Eulalia of Mérida

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Saint Eulalia of Mérida
Santa Eulalia de Merida, catedral de Merida.jpg
Image of Santa Eulalia in Merida Cathedral
Bornc. AD 290
Mérida, Spain
Diedc. AD 304
Venerated in Roman Catholic Church, Orthodox Catholic Church
Canonized 304
Major shrine Cathedral of San Salvador
Feast 10 December
Attributes cross, stake, and dove
Patronage Mérida, Spain; Oviedo, Spain; runaways; torture victims; widows; inclement weather [1]

Eulalia of Mérida (Augusta Emerita in 292 - Augusta Emerita 10 December, 304) was a young Roman Christian martyred in Augusta Emerita, the capital of Lusitania (modern Mérida, Spain), during the Persecution of Christians under Diocletian. Other views place her death at the time of Trajan Decius (AD 249-51). [2] There is debate whether Saint Eulalia of Barcelona, whose story is similar, is the same person. [3] Up till the proclamation of James, son of Zebedee, Eulalia was invoked as the protector of Christian troops in the Reconquista and was patron of the territories of Spain during their formation. [4]



Saint Eulalia, by John William Waterhouse, 1885, Tate collection. John William Waterhouse - Saint Eulalia - 1885.jpg
Saint Eulalia , by John William Waterhouse, 1885, Tate collection.

Eulalia was a devout Christian virgin, aged 12–14, whose mother sequestered her in the countryside in AD 304 because all citizens were required to avow faith in the Roman gods. Eulalia ran away to the law court of the governor Dacian at Emerita, professed herself a Christian, insulted the pagan gods and emperor Maximian, and challenged the authorities to martyr her. The judge's attempts at flattery and bribery failed. According to the Spanish-Roman poet Prudentius of the fifth century, who devoted book 3 of his Peristephanon ("About martyrs") to Eulalia, she said:

Isis Apollo Venus nihil est,
Maximianus et ipse nihil:
illa nihil, quia facta manu;
hic, manuum quia facta colit
(Isis, Apollo and Venus are naught,
Nor is Maximian anything more;
Nothing are they, for by hand they were wrought,
He, for of hands he the work doth adore)

Eulalia was then stripped by the soldiers, tortured with hooks and torches, and burnt at the stake, suffocating from smoke inhalation. She taunted her torturers all the while, [5] and as she expired a dove flew out of her mouth. This frightened away the soldiers and allowed a miraculous snow to cover her nakedness, its whiteness indicating her sainthood.

A shrine over Eulalia's tomb was soon erected. Veneration of Eulalia was already popular with Christians by 350; [2] Prudentius' poem increased her fame [6] and relics from her were distributed through Iberia. Bishop Fidelis of Mérida rebuilt a basilica in her honor around 560. [2] [7] Her shrine was the most popular in Visigothic Spain. [6] Around 780 her body was transferred to Oviedo by King Silo. It lies in a coffin of Arab silver donated by Alfonso VI in 1075. In 1639, she was made patron saint of Oviedo. [8] She appears in Thieleman J. van Braght, Martyrs Mirror: An account of Those who Suffered in the Fourth Century (1660). [9]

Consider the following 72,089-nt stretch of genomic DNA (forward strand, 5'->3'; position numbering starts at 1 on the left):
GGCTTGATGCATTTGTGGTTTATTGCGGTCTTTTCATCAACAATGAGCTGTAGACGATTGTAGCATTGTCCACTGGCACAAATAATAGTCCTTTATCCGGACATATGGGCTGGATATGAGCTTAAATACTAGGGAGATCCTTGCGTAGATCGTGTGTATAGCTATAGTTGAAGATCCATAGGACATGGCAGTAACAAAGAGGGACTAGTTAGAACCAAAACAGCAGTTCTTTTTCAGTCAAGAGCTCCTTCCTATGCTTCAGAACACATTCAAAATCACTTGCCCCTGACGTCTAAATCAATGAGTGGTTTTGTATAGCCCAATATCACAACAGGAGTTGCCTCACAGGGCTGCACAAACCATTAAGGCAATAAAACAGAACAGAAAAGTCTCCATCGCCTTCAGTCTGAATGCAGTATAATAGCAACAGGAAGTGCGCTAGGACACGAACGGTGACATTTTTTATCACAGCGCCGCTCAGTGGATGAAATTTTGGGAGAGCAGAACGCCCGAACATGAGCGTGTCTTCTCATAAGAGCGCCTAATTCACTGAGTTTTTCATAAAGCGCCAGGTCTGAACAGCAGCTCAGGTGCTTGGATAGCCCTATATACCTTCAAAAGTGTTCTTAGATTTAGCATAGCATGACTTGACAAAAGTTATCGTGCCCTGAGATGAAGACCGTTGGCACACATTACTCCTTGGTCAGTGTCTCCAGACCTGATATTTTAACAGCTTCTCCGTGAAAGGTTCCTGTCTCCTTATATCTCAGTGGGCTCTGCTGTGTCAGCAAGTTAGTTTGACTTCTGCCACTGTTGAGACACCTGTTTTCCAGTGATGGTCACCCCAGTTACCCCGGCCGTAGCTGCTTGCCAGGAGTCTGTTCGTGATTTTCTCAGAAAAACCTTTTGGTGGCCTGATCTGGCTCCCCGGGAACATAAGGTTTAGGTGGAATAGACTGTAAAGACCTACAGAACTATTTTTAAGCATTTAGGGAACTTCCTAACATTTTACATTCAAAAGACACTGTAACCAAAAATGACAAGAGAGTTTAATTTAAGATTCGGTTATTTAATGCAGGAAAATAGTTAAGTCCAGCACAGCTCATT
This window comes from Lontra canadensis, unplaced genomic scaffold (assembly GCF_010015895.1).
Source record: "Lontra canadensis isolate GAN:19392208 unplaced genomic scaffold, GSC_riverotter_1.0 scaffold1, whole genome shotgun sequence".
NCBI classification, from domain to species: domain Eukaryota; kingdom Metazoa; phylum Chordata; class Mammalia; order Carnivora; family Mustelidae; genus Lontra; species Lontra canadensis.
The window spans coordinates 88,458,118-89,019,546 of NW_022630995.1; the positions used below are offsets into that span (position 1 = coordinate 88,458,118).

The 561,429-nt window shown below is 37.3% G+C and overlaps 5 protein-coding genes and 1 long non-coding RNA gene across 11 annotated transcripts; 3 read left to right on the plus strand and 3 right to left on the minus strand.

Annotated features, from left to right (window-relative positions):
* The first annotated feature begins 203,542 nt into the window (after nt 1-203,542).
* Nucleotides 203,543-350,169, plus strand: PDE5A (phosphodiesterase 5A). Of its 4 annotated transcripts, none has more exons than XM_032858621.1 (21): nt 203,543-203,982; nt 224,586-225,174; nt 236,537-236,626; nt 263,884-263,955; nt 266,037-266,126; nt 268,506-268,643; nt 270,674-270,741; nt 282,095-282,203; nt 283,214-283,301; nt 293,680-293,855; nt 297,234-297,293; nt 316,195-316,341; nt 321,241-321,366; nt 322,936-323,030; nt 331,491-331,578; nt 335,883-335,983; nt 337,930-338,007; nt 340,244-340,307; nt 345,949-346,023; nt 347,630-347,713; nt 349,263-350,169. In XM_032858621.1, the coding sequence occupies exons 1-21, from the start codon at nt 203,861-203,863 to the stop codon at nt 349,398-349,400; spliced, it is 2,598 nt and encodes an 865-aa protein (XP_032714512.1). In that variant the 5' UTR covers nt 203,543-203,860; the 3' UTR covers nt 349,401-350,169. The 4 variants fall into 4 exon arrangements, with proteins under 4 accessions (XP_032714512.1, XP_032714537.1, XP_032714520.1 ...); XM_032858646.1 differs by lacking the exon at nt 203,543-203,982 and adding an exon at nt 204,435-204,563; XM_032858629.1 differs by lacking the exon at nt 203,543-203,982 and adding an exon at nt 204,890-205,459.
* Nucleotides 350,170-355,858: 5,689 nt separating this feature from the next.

Julia of Mérida

Often linked with Eulalia is Saint Julia of Mérida, as in the double dedication to Saints Eulalia and Julia. Julia is also said to have been a young girl martyred at Mérida in 304, in the same persecution by Diocletian, and her feast day is also celebrated on 10 December. [10]

See also

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  1. Patron Saints Index Archived 2006-10-24 at the Wayback Machine
  2. 1 2 3 Collins, Roger (March 1, 1998). Spain: An Oxford Archaeological Guide. Oxford: Oxford University Press. p. 199. ISBN   0-19-285300-7.
  3. Haliczer, Stephen (2002). Between exaltation and infamy: Female mystics in the Golden Age of Spain. Oxford: Oxford University Press. p. 236. ISBN   0-19-514863-0.
  4. "CULTO, ORIGEN Y DIFUSIÓN. EULALIA DE MÉRIDA PALADÍN DE LA RECONQUISTA, PATRONA DE LAS ESPAÑAS" (in Spanish). Archived from the original on 8 December 2015. Retrieved 10 December 2018.
  5. Eulalia signifies "well-spoken", an attribute of orators.
  6. 1 2 Dietz, Maribel (July 30, 2005). Wandering Monks, Virgins, and Pilgrims: Ascetic Travel in the Mediterranean World, 300–800. University Park, Pennsylvania: Penn State Press. p. 258. ISBN   0-271-02677-4.
  7. Dietz, Wandering Monks p. 171
  8. Sculpture of SANTA EULALIA DE MÉRIDA from website (in Spanish)
  9. "An Account Of Those Who Suffered In The Fourth Century".
  10. "Saint Julia of Merida". Archived from the original on 6 November 2014.